Background: Arthrodesis is considered a salvage procedure after failure of a knee arthroplasty. Data on the use of this procedure are limited. The purpose of this study was to identify the incidence, causes, surgical techniques, and outcomes of arthrodesis after failed knee arthroplasty in a nationwide population.
The Journal Of Bone And Joint Surgery - Volume 98 - Issue 16 - p. 1370-1377
Knee Arthrodesis After Failure of Knee ArthroplastyGottfriedsen Tinne B., MD; Schrøder Henrik M., MD; Odgaard Anders, MD, DMSc
Methods: Data were extracted from the Danish Civil Registration System, the Danish National Patient Register, and the Danish Knee Arthroplasty Register. A total of 92,785 primary knee arthroplasties performed in Denmark from 1997 to 2013 were identified by linking the data using the unique personal identification number assigned to each patient. Of these arthroplasties, 165 were followed by arthrodesis. Hospital records of all identified cases of arthrodesis were reviewed. A competing risk model was used to estimate the cumulative incidence of arthrodesis in the study period. Differences in cumulative incidence were compared with the Gray test.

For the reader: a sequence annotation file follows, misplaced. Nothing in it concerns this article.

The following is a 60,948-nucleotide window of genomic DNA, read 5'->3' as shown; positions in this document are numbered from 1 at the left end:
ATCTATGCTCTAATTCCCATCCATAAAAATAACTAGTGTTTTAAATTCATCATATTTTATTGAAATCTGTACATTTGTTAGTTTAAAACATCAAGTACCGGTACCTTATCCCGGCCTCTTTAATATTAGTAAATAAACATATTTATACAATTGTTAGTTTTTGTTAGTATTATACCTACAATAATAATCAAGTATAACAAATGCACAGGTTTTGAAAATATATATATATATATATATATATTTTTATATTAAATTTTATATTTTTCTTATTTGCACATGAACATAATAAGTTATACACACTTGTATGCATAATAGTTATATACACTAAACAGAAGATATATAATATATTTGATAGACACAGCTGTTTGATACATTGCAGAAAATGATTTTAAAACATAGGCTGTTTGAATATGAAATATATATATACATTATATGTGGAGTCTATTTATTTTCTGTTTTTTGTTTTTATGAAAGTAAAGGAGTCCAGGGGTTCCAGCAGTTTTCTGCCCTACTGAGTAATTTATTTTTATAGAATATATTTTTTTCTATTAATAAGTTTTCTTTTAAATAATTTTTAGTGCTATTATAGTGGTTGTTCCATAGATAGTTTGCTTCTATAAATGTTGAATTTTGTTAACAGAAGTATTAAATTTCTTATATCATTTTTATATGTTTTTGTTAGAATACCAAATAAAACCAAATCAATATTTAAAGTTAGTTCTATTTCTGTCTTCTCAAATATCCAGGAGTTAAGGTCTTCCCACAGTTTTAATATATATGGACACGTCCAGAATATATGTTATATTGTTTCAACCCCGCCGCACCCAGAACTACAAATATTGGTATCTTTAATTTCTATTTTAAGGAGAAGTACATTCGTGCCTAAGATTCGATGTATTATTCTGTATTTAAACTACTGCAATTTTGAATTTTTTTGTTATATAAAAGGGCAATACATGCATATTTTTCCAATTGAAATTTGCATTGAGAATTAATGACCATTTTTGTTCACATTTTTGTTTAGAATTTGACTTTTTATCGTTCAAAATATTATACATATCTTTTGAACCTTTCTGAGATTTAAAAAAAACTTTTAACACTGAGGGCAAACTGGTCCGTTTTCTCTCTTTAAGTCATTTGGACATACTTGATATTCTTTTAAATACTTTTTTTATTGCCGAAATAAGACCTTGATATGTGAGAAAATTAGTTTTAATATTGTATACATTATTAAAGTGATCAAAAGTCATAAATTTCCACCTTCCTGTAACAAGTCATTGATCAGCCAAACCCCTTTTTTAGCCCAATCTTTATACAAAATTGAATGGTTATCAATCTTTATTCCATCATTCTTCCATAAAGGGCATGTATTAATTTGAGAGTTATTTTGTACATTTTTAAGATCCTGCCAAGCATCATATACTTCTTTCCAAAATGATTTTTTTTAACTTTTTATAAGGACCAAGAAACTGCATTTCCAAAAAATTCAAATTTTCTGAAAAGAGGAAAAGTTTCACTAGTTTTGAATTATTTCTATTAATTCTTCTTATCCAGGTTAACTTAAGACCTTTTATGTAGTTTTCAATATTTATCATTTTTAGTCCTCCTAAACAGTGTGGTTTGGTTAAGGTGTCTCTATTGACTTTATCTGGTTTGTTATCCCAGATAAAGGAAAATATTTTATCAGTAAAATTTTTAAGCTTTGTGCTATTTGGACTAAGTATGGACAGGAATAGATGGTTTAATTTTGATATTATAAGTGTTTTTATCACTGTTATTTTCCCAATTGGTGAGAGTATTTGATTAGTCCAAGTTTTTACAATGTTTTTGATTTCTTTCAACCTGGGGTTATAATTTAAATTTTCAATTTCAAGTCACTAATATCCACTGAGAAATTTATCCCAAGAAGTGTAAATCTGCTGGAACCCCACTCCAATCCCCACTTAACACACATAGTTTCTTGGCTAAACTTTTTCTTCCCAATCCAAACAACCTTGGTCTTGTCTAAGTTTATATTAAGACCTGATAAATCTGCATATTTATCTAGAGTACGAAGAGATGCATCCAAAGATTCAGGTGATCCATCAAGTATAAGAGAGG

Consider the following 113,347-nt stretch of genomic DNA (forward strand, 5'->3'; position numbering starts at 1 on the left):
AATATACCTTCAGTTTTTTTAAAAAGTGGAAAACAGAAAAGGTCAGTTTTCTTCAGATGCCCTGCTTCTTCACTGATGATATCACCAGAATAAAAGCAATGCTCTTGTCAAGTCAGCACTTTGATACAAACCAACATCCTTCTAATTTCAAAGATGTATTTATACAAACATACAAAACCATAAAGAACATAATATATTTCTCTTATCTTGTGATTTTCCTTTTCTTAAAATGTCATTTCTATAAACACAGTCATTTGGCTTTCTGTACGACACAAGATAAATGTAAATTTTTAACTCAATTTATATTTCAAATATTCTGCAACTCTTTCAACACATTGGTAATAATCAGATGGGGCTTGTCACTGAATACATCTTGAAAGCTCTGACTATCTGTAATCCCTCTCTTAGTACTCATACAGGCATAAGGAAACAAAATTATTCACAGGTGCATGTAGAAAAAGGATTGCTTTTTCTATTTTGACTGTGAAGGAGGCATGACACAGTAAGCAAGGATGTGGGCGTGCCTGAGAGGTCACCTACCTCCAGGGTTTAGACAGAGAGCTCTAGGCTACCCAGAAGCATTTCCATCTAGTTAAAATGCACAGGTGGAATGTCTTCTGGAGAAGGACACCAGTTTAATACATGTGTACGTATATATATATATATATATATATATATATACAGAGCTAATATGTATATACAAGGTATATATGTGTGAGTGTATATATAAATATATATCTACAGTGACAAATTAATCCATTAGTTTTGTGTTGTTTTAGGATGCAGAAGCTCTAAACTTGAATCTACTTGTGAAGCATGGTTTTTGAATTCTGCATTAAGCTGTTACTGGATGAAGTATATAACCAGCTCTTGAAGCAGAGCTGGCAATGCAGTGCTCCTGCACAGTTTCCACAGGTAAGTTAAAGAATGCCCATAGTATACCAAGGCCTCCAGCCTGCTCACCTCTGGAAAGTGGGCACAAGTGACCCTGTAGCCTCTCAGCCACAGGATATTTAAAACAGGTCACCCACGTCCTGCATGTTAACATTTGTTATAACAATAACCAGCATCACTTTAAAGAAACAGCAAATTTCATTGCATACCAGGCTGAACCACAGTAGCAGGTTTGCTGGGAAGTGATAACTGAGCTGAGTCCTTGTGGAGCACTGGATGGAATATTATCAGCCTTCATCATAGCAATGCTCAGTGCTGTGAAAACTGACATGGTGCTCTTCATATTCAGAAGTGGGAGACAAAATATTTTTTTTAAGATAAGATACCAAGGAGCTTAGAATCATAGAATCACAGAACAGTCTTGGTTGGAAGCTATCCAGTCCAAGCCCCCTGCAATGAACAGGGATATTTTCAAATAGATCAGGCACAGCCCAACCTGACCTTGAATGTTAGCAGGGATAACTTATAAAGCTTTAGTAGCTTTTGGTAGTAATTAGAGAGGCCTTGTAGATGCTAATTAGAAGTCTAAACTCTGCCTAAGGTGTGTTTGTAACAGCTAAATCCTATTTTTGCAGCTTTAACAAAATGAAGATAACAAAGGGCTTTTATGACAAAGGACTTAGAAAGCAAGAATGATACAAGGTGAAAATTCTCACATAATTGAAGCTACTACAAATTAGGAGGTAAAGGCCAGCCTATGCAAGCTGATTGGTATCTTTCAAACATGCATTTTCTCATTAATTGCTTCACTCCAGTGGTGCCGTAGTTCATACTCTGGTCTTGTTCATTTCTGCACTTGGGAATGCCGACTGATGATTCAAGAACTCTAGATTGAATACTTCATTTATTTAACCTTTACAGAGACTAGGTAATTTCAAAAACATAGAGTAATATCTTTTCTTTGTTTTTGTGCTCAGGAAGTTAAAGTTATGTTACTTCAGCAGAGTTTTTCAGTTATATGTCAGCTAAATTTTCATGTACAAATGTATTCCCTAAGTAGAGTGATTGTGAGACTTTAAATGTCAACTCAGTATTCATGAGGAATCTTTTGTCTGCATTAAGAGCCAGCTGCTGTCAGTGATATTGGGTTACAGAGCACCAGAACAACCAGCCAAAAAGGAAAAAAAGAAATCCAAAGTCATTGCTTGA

Results: A total of 164 of the 165 arthrodeses were performed for causes related to failed knee arthroplasty. The 15-year cumulative incidence of arthrodesis was 0.26% (95% confidence interval, 0.21% to 0.31%). The 5-year cumulative incidence decreased significantly (p < 0.0001) from 0.32% for arthroplasties performed from 1997 to 2002 to 0.09% for arthroplasties performed from 2008 to 2013. The most common causes of arthrodesis were periprosthetic infection in 152 patients (93%), extensor mechanism disruption in 46 (28%), soft-tissue deficiency in 25 (15%), and severe bone loss in 11 (7%). In 79 patients (48%), there were 2 or more indications for arthrodesis. Solid fusion was achieved in 65% of the patients. The fusion rate was significantly higher after intramedullary nail fixation compared with external fixation (p = 0.01). A total of 34 patients (21%) underwent repeat arthrodesis, and 23 patients (14%) eventually underwent transfemoral amputation.
Conclusions: The cumulative incidence of arthrodesis within 15 years after primary knee arthroplasty was 0.26%. There was a significant decrease in the 5-year cumulative incidence during the study period, suggesting an overall improvement in prevention of this adverse outcome of knee arthroplasty.
Level of Evidence: Therapeutic Level IV. See Instructions for Authors for a complete description of levels of evidence.